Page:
Monday, July 29, 2013

Marvelous Middle Grade Monday: Hattie Big Sky and Hattie Ever After

It's been awhile but today I'm back with Marvelous Middle Grade Monday . . .

One of my book secrets: I love it when I'm late to a series, especially when I'm so late the series is complete! In fact, this is how I read the Harry Potters. By the time I began reading them, Book 7 was already out, and I read Books 1-7 in about two weeks.

The same is true of today's Marvelous Middle Grade Monday picks. Only these aren't exactly a series. From what I understand, the author, Kirby Larson, didn't plan on writing the second book--at first. It was only when she received so many questions about, "What happened to Hattie later?" that she decided to write the second.

Hattie Big Sky is a Newbery Honor from 2007, which I'd heard of, of course, but never read. And then I started hearing about Hattie Ever After, which released earlier this year. So I grabbed both from my local library and started reading. And you should too, if you haven't already.

They fit that "could be middle grade or YA" category, but Hattie is sixteen when the stories begin, obviously more YA in age, so my library houses both books in the YA section. But truly, any reader of any age will adore Hattie--both the character of Hattie and Hattie's stories. And what's also to love is that Hattie's brave -- it's what I find most endearing about her. Someone who heads off to Montana in 1918 to prove up on her uncle's homestead and then moves to San Francisco in the early 1920s to be a journalist in a time when women didn't "work" is someone to admire.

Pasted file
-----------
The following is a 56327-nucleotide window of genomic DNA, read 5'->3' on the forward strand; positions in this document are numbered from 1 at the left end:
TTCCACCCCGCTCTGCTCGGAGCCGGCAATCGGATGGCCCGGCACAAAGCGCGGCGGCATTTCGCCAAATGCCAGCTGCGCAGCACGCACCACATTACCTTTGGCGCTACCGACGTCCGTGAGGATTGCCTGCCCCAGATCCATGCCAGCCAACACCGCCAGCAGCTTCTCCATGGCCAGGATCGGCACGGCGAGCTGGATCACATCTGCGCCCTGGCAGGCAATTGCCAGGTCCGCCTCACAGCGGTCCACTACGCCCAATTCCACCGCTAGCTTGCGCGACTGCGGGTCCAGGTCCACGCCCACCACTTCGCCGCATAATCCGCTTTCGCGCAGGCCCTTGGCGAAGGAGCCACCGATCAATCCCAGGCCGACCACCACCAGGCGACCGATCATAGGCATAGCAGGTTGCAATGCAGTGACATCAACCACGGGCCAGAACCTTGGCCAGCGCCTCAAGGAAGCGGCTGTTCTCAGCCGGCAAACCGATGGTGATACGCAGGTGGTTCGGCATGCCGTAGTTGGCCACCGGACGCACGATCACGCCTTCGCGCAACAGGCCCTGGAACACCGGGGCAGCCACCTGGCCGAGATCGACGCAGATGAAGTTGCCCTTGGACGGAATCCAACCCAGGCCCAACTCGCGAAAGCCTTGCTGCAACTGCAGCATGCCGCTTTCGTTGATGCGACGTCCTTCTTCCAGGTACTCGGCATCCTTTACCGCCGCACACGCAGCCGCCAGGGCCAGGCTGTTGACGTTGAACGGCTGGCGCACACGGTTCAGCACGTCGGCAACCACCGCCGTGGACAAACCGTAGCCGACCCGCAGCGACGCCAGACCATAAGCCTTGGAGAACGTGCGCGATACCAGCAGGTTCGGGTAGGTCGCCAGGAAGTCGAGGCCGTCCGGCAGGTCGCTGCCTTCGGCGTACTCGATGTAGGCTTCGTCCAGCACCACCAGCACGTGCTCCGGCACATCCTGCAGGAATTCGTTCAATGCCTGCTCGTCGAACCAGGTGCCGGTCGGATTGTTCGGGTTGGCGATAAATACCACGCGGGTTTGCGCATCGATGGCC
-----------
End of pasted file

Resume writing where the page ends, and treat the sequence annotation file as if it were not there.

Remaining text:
For more middle grade recommendations follow the links on Shannon Messenger's blog.
Happy middle grade reading! 

Monday, July 15, 2013

Resuming the Regular

Beginning a post like this is difficult. Because sometimes, even for a writer, the words just aren't there. At least the right words don't seem to be. But words are what I have, no matter how inadequate mine feel right now.

My last post told about my beloved mother-in-law's Grade 4 brain aneurysm. The day after I posted that entry, three weeks ago now, she died. The bleeding in her brain was too severe. The damage too complete. And after an eleven day fight, her body gave out too.

As you all know, because none of us is immune from tragedy, time moves along. Even after a tragedy. Those days where regular things must be attended to. The laundry must be washed. Meals must be prepared. Jobs must be returned to. Kids activities resume. Even bathrooms must be cleaned. But there's comfort in the regular, and after all the irregular, the regular is a good place to be.

But at the same time, when you're doing all your regular stuff, like walking your dog, you see people zoom by in their cars, unaware of your tragedy. Unaware of your pain. Unaware of your life shift. And you think, "How does regular life simply keep going?" But it does. And I know those people zooming by in their cars have their own tragedies, their own pain, their own ways that life has shifted. Things that I am unaware of.

So that's where I find myself right now. Resuming the regular . . . but the regular feels both comforting and discomforting all at once.